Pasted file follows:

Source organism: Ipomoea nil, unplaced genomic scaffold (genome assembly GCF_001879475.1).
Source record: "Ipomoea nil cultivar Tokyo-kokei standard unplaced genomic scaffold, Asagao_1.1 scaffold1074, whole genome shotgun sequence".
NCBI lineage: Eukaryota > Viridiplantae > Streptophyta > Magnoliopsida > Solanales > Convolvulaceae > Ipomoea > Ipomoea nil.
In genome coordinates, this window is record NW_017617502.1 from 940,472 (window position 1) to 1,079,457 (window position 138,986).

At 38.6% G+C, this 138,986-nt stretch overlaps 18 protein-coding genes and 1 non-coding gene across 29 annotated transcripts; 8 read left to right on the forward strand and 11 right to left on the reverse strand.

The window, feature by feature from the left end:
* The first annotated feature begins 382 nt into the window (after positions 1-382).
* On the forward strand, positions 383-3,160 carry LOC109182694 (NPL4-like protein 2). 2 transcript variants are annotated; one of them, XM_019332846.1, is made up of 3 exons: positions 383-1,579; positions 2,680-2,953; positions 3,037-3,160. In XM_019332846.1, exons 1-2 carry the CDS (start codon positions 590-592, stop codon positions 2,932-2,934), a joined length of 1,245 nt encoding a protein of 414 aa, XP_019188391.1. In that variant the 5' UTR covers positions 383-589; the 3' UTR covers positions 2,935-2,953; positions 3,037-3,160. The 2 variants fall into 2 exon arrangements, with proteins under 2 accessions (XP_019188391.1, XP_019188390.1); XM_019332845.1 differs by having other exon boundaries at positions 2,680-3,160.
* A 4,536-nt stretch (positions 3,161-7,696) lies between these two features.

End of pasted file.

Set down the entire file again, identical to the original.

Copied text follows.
Source organism: Ipomoea nil, unplaced genomic scaffold (genome assembly GCF_001879475.1).
Source record: "Ipomoea nil cultivar Tokyo-kokei standard unplaced genomic scaffold, Asagao_1.1 scaffold1074, whole genome shotgun sequence".
NCBI lineage: Eukaryota > Viridiplantae > Streptophyta > Magnoliopsida > Solanales > Convolvulaceae > Ipomoea > Ipomoea nil.
In genome coordinates, this window is record NW_017617502.1 from 940,472 (window position 1) to 1,079,457 (window position 138,986).

At 38.6% G+C, this 138,986-nt stretch overlaps 18 protein-coding genes and 1 non-coding gene across 29 annotated transcripts; 8 read left to right on the forward strand and 11 right to left on the reverse strand.

The window, feature by feature from the left end:
* The first annotated feature begins 382 nt into the window (after positions 1-382).
* On the forward strand, positions 383-3,160 carry LOC109182694 (NPL4-like protein 2). 2 transcript variants are annotated; one of them, XM_019332846.1, is made up of 3 exons: positions 383-1,579; positions 2,680-2,953; positions 3,037-3,160. In XM_019332846.1, exons 1-2 carry the CDS (start codon positions 590-592, stop codon positions 2,932-2,934), a joined length of 1,245 nt encoding a protein of 414 aa, XP_019188391.1. In that variant the 5' UTR covers positions 383-589; the 3' UTR covers positions 2,935-2,953; positions 3,037-3,160. The 2 variants fall into 2 exon arrangements, with proteins under 2 accessions (XP_019188391.1, XP_019188390.1); XM_019332845.1 differs by having other exon boundaries at positions 2,680-3,160.
* A 4,536-nt stretch (positions 3,161-7,696) lies between these two features.